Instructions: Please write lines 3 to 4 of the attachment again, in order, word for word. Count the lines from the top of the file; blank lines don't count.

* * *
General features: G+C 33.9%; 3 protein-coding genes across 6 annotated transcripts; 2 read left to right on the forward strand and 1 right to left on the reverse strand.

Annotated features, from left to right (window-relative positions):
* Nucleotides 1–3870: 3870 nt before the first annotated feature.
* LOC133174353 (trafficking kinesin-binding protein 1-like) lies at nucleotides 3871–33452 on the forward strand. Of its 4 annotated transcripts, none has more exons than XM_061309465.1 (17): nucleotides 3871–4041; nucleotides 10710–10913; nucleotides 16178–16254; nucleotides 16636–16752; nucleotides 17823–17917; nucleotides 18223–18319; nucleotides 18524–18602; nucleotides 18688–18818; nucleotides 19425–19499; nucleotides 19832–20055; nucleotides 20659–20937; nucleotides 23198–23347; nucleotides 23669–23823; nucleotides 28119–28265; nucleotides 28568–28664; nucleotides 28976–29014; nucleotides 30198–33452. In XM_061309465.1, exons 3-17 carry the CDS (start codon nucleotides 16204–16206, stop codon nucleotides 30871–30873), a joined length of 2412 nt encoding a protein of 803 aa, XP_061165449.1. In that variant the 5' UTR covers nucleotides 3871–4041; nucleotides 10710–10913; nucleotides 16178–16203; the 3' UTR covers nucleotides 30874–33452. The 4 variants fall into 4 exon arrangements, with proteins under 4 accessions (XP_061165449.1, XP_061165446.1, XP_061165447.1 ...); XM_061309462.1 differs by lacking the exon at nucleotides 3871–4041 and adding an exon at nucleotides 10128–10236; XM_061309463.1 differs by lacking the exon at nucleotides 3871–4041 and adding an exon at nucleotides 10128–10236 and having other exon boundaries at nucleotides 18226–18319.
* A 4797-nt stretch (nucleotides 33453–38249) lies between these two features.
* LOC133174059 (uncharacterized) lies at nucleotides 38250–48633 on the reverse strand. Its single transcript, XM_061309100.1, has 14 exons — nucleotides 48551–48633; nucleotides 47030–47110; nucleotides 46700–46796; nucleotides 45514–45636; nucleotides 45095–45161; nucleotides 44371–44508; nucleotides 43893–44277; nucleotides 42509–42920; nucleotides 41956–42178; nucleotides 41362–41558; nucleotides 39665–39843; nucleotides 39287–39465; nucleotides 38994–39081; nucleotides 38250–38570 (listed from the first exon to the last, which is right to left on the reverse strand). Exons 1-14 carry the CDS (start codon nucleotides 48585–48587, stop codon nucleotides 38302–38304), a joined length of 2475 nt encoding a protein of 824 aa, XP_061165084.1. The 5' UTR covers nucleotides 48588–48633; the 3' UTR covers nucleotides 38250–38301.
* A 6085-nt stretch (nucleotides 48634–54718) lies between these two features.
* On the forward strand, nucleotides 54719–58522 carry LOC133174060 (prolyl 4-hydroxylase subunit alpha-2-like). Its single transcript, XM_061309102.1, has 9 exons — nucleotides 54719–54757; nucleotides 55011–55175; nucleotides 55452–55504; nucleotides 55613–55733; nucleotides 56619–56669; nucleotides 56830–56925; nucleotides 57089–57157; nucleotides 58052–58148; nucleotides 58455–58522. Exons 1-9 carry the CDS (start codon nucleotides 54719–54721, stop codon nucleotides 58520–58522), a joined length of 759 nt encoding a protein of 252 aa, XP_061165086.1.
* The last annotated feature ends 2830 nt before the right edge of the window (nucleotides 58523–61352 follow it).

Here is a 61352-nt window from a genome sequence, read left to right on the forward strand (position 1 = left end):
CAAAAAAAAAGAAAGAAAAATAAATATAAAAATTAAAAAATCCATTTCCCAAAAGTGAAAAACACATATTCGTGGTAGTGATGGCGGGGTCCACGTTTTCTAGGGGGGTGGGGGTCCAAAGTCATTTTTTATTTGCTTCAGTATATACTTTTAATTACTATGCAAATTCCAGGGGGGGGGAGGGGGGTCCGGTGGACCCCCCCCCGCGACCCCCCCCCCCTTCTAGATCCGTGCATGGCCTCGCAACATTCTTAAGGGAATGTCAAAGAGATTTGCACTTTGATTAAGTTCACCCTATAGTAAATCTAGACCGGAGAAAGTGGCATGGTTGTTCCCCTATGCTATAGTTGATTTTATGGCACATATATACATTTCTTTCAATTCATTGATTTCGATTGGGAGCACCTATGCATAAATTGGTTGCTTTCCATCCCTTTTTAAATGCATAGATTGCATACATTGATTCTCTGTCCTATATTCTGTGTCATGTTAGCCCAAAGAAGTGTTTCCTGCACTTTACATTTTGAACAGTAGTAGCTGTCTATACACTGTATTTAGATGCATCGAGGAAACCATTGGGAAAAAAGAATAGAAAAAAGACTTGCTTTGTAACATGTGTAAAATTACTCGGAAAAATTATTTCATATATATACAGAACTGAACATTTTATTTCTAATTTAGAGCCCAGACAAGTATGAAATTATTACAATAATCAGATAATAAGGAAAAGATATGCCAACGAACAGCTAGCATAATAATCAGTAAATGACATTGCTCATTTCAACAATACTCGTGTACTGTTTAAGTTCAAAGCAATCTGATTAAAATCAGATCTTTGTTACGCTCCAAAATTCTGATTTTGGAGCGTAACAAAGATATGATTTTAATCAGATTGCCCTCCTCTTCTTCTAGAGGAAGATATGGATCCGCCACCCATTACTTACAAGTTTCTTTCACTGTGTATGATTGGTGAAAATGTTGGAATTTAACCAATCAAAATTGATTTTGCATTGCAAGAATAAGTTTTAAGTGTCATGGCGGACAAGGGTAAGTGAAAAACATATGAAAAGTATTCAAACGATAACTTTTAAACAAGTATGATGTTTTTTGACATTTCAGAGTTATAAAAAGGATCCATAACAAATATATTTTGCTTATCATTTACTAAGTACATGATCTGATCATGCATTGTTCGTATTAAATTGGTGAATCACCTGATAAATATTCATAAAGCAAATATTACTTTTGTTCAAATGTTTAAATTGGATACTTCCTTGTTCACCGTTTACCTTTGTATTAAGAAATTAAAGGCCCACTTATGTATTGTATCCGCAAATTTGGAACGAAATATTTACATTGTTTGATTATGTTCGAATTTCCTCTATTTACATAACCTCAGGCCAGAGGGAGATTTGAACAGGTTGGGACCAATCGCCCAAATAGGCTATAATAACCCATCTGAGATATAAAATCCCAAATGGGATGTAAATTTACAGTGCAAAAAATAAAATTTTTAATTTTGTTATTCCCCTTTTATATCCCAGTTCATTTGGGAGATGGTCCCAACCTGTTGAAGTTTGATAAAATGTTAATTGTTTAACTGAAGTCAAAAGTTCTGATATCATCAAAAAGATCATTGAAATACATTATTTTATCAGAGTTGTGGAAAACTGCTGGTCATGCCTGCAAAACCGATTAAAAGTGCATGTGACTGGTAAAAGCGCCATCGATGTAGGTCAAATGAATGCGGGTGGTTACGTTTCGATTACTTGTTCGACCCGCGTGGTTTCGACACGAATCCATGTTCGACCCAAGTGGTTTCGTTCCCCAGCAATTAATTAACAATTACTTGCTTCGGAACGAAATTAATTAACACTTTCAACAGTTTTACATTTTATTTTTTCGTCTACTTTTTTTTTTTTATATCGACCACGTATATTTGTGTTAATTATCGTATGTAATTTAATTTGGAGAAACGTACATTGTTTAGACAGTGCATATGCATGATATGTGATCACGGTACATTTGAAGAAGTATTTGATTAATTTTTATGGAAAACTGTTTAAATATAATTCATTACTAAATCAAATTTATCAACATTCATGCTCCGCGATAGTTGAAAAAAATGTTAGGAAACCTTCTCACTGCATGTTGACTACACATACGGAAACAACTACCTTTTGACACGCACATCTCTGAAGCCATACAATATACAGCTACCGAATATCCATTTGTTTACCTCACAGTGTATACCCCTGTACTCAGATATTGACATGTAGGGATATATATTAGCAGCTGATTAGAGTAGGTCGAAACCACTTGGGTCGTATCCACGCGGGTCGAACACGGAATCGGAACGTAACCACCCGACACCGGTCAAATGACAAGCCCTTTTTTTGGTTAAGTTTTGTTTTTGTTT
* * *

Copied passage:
* Nucleotides 1–3870: 3870 nt before the first annotated feature.
* LOC133174353 (trafficking kinesin-binding protein 1-like) lies at nucleotides 3871–33452 on the forward strand. Of its 4 annotated transcripts, none has more exons than XM_061309465.1 (17): nucleotides 3871–4041; nucleotides 10710–10913; nucleotides 16178–16254; nucleotides 16636–16752; nucleotides 17823–17917; nucleotides 18223–18319; nucleotides 18524–18602; nucleotides 18688–18818; nucleotides 19425–19499; nucleotides 19832–20055; nucleotides 20659–20937; nucleotides 23198–23347; nucleotides 23669–23823; nucleotides 28119–28265; nucleotides 28568–28664; nucleotides 28976–29014; nucleotides 30198–33452. In XM_061309465.1, exons 3-17 carry the CDS (start codon nucleotides 16204–16206, stop codon nucleotides 30871–30873), a joined length of 2412 nt encoding a protein of 803 aa, XP_061165449.1. In that variant the 5' UTR covers nucleotides 3871–4041; nucleotides 10710–10913; nucleotides 16178–16203; the 3' UTR covers nucleotides 30874–33452. The 4 variants fall into 4 exon arrangements, with proteins under 4 accessions (XP_061165449.1, XP_061165446.1, XP_061165447.1 ...); XM_061309462.1 differs by lacking the exon at nucleotides 3871–4041 and adding an exon at nucleotides 10128–10236; XM_061309463.1 differs by lacking the exon at nucleotides 3871–4041 and adding an exon at nucleotides 10128–10236 and having other exon boundaries at nucleotides 18226–18319.